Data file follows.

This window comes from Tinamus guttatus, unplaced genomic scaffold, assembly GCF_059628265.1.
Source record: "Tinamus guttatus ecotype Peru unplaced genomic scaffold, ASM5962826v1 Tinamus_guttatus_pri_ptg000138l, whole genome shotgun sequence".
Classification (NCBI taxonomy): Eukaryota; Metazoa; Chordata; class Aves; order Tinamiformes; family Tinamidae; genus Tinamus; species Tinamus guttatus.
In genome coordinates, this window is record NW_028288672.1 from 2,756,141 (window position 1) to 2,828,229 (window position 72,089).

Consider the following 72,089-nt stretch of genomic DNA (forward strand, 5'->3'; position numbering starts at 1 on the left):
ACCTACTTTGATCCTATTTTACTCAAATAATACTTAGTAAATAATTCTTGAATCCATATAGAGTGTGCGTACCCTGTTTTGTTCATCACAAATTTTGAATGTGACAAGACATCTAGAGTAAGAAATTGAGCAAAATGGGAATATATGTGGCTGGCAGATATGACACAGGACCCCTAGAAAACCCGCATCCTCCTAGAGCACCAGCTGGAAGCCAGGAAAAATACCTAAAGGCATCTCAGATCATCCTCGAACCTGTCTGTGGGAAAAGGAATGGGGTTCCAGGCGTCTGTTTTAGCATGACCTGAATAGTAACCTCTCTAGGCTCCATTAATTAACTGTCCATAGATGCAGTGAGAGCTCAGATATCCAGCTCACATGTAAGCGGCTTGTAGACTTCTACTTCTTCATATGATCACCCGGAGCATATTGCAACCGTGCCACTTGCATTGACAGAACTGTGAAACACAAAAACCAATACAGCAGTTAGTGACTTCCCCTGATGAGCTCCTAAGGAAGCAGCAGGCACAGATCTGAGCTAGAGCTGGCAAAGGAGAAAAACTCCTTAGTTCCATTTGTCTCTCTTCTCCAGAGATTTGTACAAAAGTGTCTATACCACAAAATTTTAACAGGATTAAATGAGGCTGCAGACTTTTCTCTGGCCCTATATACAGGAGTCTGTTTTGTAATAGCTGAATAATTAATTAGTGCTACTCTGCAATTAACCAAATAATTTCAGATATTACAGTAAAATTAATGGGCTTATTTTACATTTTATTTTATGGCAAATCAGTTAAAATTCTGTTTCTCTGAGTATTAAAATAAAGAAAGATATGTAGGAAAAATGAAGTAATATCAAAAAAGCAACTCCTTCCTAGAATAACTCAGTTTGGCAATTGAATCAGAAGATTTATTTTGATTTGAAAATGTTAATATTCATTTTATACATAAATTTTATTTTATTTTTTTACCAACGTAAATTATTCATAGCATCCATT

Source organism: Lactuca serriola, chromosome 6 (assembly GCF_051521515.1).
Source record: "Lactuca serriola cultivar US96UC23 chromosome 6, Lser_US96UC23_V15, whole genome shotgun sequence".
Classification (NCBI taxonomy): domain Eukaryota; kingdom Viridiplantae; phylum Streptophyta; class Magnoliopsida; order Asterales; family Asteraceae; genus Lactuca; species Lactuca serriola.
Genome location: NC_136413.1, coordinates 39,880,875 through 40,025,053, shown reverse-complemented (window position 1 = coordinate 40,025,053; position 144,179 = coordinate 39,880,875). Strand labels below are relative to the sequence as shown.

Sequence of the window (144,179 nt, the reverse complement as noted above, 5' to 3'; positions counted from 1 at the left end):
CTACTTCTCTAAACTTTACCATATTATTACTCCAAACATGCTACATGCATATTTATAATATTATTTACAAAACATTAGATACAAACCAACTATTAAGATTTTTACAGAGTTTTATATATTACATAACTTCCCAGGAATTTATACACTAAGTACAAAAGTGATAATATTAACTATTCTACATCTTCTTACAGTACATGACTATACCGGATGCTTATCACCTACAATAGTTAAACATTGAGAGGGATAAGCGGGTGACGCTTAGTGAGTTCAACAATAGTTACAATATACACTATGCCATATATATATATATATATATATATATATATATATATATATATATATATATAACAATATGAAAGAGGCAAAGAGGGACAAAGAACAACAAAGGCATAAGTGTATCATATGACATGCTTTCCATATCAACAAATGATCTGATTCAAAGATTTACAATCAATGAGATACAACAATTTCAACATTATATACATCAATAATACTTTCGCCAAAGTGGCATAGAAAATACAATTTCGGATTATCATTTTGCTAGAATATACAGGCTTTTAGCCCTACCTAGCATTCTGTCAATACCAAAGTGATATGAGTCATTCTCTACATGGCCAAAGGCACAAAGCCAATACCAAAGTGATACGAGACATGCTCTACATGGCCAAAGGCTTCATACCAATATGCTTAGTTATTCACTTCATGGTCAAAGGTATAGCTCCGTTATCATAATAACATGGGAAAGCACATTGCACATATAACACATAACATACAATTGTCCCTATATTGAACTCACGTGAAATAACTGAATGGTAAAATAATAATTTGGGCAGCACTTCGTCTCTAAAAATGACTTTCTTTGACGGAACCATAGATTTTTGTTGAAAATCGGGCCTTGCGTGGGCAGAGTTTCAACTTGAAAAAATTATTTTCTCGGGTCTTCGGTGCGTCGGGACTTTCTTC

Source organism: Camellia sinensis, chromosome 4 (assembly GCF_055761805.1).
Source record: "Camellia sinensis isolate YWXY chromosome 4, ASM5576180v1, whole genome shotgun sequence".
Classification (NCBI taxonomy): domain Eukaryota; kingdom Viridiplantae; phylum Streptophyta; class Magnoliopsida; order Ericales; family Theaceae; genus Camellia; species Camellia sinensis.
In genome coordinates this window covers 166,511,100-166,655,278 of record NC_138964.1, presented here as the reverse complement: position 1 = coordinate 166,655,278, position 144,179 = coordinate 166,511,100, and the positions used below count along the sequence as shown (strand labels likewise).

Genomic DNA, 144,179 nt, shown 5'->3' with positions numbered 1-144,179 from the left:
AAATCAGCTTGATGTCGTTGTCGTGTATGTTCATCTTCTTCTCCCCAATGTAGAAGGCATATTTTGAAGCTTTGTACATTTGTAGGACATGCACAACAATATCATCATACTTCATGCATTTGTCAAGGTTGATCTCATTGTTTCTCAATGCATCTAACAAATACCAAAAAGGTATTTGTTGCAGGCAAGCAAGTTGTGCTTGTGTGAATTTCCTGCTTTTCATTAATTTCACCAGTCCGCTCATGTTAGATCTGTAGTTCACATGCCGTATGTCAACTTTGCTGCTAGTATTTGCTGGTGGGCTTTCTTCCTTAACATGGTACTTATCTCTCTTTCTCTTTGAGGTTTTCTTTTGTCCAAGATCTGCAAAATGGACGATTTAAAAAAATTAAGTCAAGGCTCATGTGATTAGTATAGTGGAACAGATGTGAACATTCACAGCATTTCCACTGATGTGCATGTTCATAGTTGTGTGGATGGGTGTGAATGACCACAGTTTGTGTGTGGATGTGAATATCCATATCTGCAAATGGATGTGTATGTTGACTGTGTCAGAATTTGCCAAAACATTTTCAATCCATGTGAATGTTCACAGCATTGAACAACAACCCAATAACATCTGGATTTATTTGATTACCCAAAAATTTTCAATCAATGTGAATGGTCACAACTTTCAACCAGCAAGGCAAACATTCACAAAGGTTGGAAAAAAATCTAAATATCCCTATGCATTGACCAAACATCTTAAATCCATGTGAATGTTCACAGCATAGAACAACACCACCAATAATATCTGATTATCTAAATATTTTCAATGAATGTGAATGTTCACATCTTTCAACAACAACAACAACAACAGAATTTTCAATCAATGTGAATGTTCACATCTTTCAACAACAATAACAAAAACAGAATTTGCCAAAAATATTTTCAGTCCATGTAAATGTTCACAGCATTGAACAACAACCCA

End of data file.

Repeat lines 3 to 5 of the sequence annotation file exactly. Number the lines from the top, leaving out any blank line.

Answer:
Classification (NCBI taxonomy): Eukaryota; Metazoa; Chordata; class Aves; order Tinamiformes; family Tinamidae; genus Tinamus; species Tinamus guttatus.
In genome coordinates, this window is record NW_028288672.1 from 2,756,141 (window position 1) to 2,828,229 (window position 72,089).

Consider the following 72,089-nt stretch of genomic DNA (forward strand, 5'->3'; position numbering starts at 1 on the left):